|Voters Need Information
1/20/2016 5:21:51 PM
By Barney Blakeney
I’m no political writer. In fact, when it comes to politics, I’m pretty much an average guy - I know mostly what I read or see in the media. Of course I have one advantage, I’m a newspaper reporter so I get a lot of information.
Much of it’s really not useful because every body’s got an agenda and puts their particular spin on the information they toss out. It comes down to looking at the information minus the special interest that comes along with it. The same thing every other voter must do.
And like most other voters, I viewed the presidential debates held in Charleston last week with a little bit of curiosity from afar. My press credentials gave me an opportunity to get up close to the action - that gave me an advantage over most of my neighbors. But life’s demands dictated otherwise. I watched the debates on television like everyone else.
The debates were a media event and that’s what I do for a living. My livelihood was tied to the debates, but not my decisions about who to support with my vote. As an independent voter, I have no predilections about which political party candidates to support. For me, it’s all about the information so I’ve been watching the coverage of the different candidates.
Unfortunately, as a writer for Black newspapers, I don’t get a lot of information about the Republican candidates. The Republicans discount Black voters. I’d really like to get more information about Ben Carson.
He’s been the only Republican candidate to reach out to me.
So as the January 14 Republican debate approached it barely was noticeable from a professional standpoint. Only one national news crew reached out to the local Black press. And they had no interest in the Republican debate.
They were here working on another story and was slated to leave town the night before the Republican debate. Local Republicans didn’t reach out. Not even local Black Republicans gave us a call. Politics is racial, ya’ll.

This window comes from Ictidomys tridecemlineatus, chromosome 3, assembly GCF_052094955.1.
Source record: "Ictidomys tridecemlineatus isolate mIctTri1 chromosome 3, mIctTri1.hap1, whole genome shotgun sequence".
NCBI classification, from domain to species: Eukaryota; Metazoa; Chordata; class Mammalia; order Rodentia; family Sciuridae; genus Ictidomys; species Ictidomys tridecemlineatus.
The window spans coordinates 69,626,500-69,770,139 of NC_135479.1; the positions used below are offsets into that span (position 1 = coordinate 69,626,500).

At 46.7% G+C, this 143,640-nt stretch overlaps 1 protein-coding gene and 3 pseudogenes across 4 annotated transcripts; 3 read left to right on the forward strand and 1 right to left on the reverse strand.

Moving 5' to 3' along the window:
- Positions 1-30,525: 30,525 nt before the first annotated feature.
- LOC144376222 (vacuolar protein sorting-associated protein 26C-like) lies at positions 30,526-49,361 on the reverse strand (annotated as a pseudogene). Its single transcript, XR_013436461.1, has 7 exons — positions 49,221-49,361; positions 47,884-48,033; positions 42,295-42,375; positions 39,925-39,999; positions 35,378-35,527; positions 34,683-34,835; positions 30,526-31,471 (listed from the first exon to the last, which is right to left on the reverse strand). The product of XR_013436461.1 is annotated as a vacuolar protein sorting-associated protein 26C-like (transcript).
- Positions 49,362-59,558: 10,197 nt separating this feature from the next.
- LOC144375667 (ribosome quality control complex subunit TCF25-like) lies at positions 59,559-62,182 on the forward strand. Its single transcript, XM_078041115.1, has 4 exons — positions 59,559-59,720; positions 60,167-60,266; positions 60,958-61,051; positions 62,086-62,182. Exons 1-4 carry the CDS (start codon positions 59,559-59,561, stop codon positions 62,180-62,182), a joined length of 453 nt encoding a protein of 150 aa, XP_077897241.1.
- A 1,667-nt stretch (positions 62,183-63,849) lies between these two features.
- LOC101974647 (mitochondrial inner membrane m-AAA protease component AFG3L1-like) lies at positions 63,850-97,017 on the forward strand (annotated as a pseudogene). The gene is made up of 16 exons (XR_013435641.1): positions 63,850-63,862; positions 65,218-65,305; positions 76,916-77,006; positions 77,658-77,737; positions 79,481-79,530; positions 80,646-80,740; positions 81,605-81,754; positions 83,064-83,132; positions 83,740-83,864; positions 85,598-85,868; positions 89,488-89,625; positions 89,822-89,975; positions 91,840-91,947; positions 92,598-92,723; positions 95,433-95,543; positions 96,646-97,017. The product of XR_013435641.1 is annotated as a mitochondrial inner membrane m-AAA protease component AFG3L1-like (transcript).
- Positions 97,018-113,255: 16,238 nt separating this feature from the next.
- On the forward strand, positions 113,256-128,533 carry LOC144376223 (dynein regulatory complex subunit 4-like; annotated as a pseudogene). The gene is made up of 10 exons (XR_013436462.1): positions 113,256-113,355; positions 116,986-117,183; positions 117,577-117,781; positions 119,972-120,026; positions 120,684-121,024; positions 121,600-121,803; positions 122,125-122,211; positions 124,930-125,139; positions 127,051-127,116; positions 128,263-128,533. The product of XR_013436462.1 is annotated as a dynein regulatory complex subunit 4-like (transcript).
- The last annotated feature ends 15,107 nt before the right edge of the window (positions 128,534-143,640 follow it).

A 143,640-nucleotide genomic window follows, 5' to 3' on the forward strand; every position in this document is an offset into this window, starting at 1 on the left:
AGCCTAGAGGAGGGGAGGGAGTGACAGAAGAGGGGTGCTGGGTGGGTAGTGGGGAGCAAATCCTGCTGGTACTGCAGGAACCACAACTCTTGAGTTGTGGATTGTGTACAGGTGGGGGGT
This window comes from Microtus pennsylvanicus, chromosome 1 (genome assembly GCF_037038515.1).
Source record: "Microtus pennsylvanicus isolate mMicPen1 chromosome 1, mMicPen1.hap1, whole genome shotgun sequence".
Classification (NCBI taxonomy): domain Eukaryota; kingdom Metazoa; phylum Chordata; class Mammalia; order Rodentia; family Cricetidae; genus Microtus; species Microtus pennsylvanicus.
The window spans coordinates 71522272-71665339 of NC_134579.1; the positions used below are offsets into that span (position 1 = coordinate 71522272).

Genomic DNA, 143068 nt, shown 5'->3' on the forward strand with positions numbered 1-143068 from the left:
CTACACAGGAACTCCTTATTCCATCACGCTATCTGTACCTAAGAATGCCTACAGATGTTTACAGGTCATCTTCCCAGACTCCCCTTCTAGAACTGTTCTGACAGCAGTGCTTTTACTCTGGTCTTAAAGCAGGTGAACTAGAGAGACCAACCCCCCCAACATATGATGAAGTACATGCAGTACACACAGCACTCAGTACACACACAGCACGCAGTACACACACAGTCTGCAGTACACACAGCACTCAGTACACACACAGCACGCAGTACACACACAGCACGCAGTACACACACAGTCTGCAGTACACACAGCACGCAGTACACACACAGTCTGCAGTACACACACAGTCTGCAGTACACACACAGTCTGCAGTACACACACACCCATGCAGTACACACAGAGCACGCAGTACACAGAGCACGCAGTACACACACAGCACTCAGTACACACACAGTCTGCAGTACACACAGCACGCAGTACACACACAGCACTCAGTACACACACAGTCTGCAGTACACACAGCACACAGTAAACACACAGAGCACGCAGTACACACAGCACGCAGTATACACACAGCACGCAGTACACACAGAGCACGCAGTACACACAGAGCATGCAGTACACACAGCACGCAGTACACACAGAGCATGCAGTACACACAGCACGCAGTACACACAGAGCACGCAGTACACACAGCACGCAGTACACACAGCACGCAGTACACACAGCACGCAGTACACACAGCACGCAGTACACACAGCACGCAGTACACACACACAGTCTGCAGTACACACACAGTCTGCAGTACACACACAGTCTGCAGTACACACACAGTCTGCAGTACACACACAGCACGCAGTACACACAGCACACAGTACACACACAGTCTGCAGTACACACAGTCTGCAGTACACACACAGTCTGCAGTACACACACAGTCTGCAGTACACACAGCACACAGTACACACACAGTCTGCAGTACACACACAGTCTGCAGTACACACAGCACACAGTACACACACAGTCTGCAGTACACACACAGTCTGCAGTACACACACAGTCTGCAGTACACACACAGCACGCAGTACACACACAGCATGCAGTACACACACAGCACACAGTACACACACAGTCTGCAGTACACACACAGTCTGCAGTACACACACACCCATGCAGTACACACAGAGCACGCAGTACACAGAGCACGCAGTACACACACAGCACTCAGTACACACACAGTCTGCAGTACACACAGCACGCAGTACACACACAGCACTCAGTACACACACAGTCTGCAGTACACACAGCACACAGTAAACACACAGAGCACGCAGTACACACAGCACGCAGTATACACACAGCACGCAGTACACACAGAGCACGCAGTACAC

The Democratic debate was a different story. I get their candidates’ stuff all the time. One candidate even has sent their campaign staff to meet with our publisher. Local civil rights advocate William ‘Bill’ Saunders always remarks that Black people pit themselves against each other proclaiming the virtues of their chosen white man versus the other’s chosen white man. But he adds that the Democrats offer more to Blacks than the Republicans.
The Democratic debate was sponsored by the Congressional Black Caucus during the observance of the annual Martin Luther King Jr. birthday celebration in Charleston where the June 2015 murder of nine victims of racial hatred occurred. That’s no coincidence. I think it was most opportunistic.
Democratic frontrunner Hillary Clinton made the most of the opportunity. Charleston was her oyster last week. Clinton’s made a strong showing in South Carolina. She’s spending money. And with Black people!
Because South Carolina is a Republican stronghold, Democratic candidates, perhaps with the exception of Barack Obama, don’t spend a lot of time or money here.
Clinton’s campaign flew in a dozen congressmen and congresswomen Sunday to speak on her behalf at Royal Missionary Baptist, Mt. Moriah Missionary Baptist, Charity Missionary Baptist, First Baptist Church of James Island, Morris Street Baptist, St, Matthews Baptist, St. Peter’s AME, Olive Branch AME, Nichols Chapel AME, Ebenezer AME, St. Luke AME and Morris Brown AME churches.
Sen. Bernie Sanders was not to be outdone. His campaign hosted a pre-debate rally outside the Gailliard Center followed by a watch party at the Music Hall in downtown Charleston Sunday. I’ve been trying to nail down a Sanders interview the past two weeks. Guess I’m small potatoes.
Still haven’t heard from his campaign.
Well, just what does all this mean? For me it means despite my privileged position in the media, to make an informed decision about casting my vote November 1, I’m going to have to work hard to get the information I need to figure out who I should support with my vote. Media circuses and targeted messages aren’t working for me.
As an independent voter, and I think independent voters will decide the election, I’ll have to be dogged in finding out the information I need to help me identify the candidate who’s going to succeed Barack Obama is pursuing the hope and change promised in 2008. I think most voters are more interested in that pursuit than the dog and pony shows we’ve seen thus far. At the end of the day, it’s still all about the information.